Nicholas O’Connell’s interviews are of that most delectable variety: so casual they could be taking place at the adjoining coffeehouse table, and yet so engaging that it’d be a shame if the espresso machine kicked in at an inopportune moment and obscured one’s ability to eavesdrop. At the Field’s End was originally published in 1987; this edition adds a new preface, updated biographical information, and interviews with Denise Levertov and John Haines. O’Connell is interested in regional identity, and “stories,” he says, “represent one of the strongest elements of regional identity.” While each of these interviews covers very different literary territory–how couldn’t they, with the likes of Raymond Carver, Ivan Doig, Charles Johnson, Ursula K. Le Guin, Levertov, and Tom Robbins as their subjects?–it is amazing how much a place can govern its writers and its literature. For many of the writers O’Connell speaks with, landscape is no mere backdrop, in life or work. “It wants me here,” says Tess Gallagher of the place she calls home; “I have to obey.” “Landscape,” says James Welch, “is almost the main character in anything I write.” It is the rain that appeals to Robbins, as “It allows for prolonged periods of intimacy…. It keeps you inside where you can turn inward.” Gary Snyder feels an affinity more for a particular spot than for the region or its weather. “Every person,” he says, “should be the product of a specific place, like a coho salmon or a rhododendron bush.”
–Jane Steinberg, Amazon.com
BEYOND RISK: CONVERSATIONS WITH CLIMBERS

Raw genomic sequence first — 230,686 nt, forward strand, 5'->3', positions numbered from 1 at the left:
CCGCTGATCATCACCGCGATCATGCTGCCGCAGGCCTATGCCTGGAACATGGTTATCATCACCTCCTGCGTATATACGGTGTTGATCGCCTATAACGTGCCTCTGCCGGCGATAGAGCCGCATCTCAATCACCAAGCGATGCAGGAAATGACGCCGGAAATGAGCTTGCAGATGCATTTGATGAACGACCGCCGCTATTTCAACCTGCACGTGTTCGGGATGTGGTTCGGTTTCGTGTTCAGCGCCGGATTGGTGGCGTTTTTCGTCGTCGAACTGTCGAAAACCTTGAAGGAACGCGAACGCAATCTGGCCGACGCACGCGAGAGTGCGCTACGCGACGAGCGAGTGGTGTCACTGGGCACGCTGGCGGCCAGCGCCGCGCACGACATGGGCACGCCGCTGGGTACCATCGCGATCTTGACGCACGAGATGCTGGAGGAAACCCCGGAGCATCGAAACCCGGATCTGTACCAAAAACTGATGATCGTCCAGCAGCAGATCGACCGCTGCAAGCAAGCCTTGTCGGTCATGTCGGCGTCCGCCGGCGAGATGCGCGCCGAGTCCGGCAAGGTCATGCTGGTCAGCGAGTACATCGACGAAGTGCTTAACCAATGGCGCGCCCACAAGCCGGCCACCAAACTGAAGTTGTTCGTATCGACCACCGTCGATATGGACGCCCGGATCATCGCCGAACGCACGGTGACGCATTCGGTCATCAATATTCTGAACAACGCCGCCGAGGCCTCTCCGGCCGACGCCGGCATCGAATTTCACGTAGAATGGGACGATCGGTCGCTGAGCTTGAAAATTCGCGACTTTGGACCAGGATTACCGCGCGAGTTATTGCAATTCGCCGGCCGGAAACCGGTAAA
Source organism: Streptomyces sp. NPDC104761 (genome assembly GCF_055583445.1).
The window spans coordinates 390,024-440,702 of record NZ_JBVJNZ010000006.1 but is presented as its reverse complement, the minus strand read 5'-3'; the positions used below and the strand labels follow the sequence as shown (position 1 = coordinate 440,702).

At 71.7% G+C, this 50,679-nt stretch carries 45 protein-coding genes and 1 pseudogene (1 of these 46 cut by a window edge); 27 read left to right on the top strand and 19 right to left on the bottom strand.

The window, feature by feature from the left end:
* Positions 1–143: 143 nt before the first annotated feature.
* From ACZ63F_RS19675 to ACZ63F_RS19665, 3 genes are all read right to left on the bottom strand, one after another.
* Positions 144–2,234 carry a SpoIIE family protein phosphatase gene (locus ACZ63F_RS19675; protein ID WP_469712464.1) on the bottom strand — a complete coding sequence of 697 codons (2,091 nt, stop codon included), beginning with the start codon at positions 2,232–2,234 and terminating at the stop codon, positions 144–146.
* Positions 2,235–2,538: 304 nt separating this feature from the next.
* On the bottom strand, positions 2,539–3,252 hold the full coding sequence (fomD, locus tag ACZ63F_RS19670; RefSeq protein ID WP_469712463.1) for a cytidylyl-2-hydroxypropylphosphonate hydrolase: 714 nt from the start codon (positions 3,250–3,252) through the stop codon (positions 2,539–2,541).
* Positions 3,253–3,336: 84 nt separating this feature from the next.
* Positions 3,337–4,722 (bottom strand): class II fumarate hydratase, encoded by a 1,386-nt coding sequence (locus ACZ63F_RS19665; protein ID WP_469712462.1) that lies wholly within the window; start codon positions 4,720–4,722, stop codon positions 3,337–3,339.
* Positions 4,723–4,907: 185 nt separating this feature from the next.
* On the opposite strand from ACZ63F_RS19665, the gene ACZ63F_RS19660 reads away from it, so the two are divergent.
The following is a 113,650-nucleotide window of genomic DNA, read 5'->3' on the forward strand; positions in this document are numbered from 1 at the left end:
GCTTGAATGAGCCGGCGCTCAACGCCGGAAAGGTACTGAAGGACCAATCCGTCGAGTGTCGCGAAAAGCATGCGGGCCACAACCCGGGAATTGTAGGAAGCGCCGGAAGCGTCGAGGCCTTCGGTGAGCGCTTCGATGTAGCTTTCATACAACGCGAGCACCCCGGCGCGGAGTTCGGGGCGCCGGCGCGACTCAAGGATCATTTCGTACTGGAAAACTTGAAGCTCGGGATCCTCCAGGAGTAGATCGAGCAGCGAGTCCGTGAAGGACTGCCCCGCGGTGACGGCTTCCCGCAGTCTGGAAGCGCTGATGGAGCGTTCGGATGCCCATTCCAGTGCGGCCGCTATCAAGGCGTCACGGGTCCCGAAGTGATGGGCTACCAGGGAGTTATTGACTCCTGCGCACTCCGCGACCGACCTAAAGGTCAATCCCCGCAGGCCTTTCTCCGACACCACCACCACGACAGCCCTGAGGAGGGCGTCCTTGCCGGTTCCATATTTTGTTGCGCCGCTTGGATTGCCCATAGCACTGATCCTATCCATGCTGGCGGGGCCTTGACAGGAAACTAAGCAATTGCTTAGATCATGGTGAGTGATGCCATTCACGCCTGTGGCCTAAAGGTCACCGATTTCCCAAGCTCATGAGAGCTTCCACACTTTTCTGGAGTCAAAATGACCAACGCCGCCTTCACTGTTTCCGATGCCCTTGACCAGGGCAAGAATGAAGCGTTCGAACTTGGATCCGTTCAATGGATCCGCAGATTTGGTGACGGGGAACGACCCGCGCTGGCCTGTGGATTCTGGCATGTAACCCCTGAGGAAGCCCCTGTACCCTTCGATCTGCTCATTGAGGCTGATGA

The world’s most visionary and influential mountaineers didn’t set out to become so; only inadvertently did they become definers of technique, style and achievement. These in-depth interviews with seventeen such climbers illuminate their immensely personal approaches to and motivations for climbing. Despite different life histories, generations and nationalities, pioneers like Tomo Cesen, Walter Bonatti, Reinhold Messner, and Catherine Destivelle share a commitment to the challenge of their calling. Their reflections on climbing unearth a range of opinions on ethics, motivations, fellow climbers, and the future of mountaineers, but also reveal the experiences of success, disappointment, fear and death common to all. Beyond Risk was published in 1993 by the Mountaineers in the United States and Canada. Editions then followed in England, Italy, Poland, the Czech Republic and Japan.
O’Connell’s interviews have enlightened me again to the fact that great climbers have one thing in common; they believe in themselves and follow their dreams.
Traveling far and wide to interview his subjects, the author has let them speak their minds without indulging in his own personal interpretations. The result is a collection of casual, honest self-portraits. With O’Connell’s prodding, the climbers reveal themselves with greater frankness than might have resulted from a formal magazine profile.
O’Connell asks very accurately aimed questions. It all adds up to a fascinating testimony of the progression of mountaineering in our time.
–The Alpine Journal (UK)
The best collection of interviews of climbers I have ever read. If you want to understand why climbers climb, read this book. Whenever a non-climber asks why I climb, I’ve never felt like I gave an adequate answer. Now I can. These climbers each in their own way described why they climb. I found my answers about myself in that book. A must read for any climber and a good read for anyone interested in a climber’s mindset
–A reader from Spring House, PA from Amazon.com.